A bill that would change how the state administers health insurance for employees now heads to the governor.
Under Senate Bill 2052, the state's health insurance plan would be competitively bid, and one vendor would insure all employees who chose an HMO insurance plan. The move is expected to cut health costs for state employees who receive money to pay for their health insurance.
The bill passed the Senate on Thursday afternoon in a vote of 38-7 and was approved by the House in a vote of 87-9 that evening.
The bill is a result of an interim study looking at how to reform the way the state buys health insurance. Under the current plan, employees can chose between plans offered by several HMO providers. They are given a benefit allowance, which is calculated based on the average price of all plan offerings. HMO plans are more expensive and increase the average benefit allowance for employees. Lawmakers hope by going with one HMO provider the state can get more competitive rates, said Sen. Cliff Aldridge, R-Midwest City.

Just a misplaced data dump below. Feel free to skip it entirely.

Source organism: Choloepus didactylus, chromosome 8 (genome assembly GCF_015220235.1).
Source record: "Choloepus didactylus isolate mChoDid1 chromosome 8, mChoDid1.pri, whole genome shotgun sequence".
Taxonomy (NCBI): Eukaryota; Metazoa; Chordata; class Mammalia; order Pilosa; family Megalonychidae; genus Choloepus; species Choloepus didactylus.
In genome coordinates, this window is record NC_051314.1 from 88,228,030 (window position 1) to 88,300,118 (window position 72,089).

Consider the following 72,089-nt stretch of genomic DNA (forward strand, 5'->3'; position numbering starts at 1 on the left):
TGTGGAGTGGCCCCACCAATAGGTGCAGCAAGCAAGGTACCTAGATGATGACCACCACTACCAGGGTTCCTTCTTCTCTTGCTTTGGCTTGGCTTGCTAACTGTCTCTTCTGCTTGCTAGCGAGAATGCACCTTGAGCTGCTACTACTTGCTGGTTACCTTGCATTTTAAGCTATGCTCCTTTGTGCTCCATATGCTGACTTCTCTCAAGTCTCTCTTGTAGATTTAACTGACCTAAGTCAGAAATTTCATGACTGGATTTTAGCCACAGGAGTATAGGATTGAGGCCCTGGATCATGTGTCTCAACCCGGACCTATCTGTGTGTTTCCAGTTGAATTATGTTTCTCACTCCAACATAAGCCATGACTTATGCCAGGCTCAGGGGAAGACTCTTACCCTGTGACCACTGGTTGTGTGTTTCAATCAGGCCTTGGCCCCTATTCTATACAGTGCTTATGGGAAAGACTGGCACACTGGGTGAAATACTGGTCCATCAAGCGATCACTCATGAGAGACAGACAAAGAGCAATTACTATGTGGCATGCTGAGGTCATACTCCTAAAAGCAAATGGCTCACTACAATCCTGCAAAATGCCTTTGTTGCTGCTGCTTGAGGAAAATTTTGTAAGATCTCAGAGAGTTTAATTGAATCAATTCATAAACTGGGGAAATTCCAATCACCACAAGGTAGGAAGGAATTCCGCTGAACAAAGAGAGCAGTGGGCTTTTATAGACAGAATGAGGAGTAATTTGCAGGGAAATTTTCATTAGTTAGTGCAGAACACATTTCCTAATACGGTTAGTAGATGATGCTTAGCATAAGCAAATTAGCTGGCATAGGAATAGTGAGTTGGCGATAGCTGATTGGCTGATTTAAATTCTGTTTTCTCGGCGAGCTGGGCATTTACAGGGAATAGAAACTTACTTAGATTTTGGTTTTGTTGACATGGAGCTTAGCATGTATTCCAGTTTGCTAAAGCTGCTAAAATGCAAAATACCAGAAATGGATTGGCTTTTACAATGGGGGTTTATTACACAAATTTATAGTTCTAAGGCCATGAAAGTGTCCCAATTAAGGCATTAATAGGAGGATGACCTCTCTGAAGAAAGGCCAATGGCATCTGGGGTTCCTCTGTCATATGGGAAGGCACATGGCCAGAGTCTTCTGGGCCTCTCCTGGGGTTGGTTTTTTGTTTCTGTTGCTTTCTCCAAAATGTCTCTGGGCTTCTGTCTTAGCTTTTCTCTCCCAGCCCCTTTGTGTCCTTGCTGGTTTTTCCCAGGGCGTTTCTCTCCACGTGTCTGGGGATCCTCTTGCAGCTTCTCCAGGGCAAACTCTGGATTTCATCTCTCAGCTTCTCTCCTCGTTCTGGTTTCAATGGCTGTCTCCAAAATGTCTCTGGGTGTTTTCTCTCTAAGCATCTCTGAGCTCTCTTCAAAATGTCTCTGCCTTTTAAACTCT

Under SB 2052, the allowance for employees would be frozen. Any leftover cash not used to buy health insurance coverage would be put into a health savings account, Aldridge said. The measure is supported by the Oklahoma Education Association and the Oklahoma Public Employees Association.
The bill also calls for the consolidation of the Oklahoma State and Education Employees Group Insurance Board and the Oklahoma Employees Benefit Council. The combined boards would be called the Oklahoma Health and Wellness Board.
"If we're going to start saving the taxpayers money we have to start doing things differently,” Aldridge said. "This is running government like a business. I know we're not a business, but that doesn't mean we can't take principles from business and apply them.”